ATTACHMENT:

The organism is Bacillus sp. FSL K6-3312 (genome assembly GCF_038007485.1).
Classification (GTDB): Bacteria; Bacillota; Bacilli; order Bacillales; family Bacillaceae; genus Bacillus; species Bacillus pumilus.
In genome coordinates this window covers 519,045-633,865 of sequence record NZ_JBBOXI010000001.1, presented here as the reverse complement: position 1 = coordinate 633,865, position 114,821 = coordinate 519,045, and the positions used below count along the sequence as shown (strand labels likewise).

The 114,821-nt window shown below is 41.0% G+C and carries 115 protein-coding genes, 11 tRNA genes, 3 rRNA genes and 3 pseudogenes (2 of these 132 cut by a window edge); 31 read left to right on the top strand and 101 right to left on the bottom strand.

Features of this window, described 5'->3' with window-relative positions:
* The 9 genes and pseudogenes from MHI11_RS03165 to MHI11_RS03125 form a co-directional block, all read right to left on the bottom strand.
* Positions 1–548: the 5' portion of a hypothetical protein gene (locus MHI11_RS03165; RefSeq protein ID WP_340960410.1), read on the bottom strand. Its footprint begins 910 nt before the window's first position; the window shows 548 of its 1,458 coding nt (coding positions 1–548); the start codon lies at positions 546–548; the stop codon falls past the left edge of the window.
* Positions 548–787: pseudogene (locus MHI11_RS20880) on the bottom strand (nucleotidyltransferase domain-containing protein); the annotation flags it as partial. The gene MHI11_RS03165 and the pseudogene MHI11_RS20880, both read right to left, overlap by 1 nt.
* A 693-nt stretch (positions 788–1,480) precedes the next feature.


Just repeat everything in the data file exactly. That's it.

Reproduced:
The organism is Bacillus sp. FSL K6-3312 (genome assembly GCF_038007485.1).
Classification (GTDB): Bacteria; Bacillota; Bacilli; order Bacillales; family Bacillaceae; genus Bacillus; species Bacillus pumilus.
In genome coordinates this window covers 519,045-633,865 of sequence record NZ_JBBOXI010000001.1, presented here as the reverse complement: position 1 = coordinate 633,865, position 114,821 = coordinate 519,045, and the positions used below count along the sequence as shown (strand labels likewise).

The 114,821-nt window shown below is 41.0% G+C and carries 115 protein-coding genes, 11 tRNA genes, 3 rRNA genes and 3 pseudogenes (2 of these 132 cut by a window edge); 31 read left to right on the top strand and 101 right to left on the bottom strand.

Features of this window, described 5'->3' with window-relative positions:
* The 9 genes and pseudogenes from MHI11_RS03165 to MHI11_RS03125 form a co-directional block, all read right to left on the bottom strand.
* Positions 1–548: the 5' portion of a hypothetical protein gene (locus MHI11_RS03165; RefSeq protein ID WP_340960410.1), read on the bottom strand. Its footprint begins 910 nt before the window's first position; the window shows 548 of its 1,458 coding nt (coding positions 1–548); the start codon lies at positions 546–548; the stop codon falls past the left edge of the window.
* Positions 548–787: pseudogene (locus MHI11_RS20880) on the bottom strand (nucleotidyltransferase domain-containing protein); the annotation flags it as partial. The gene MHI11_RS03165 and the pseudogene MHI11_RS20880, both read right to left, overlap by 1 nt.
* A 693-nt stretch (positions 788–1,480) precedes the next feature.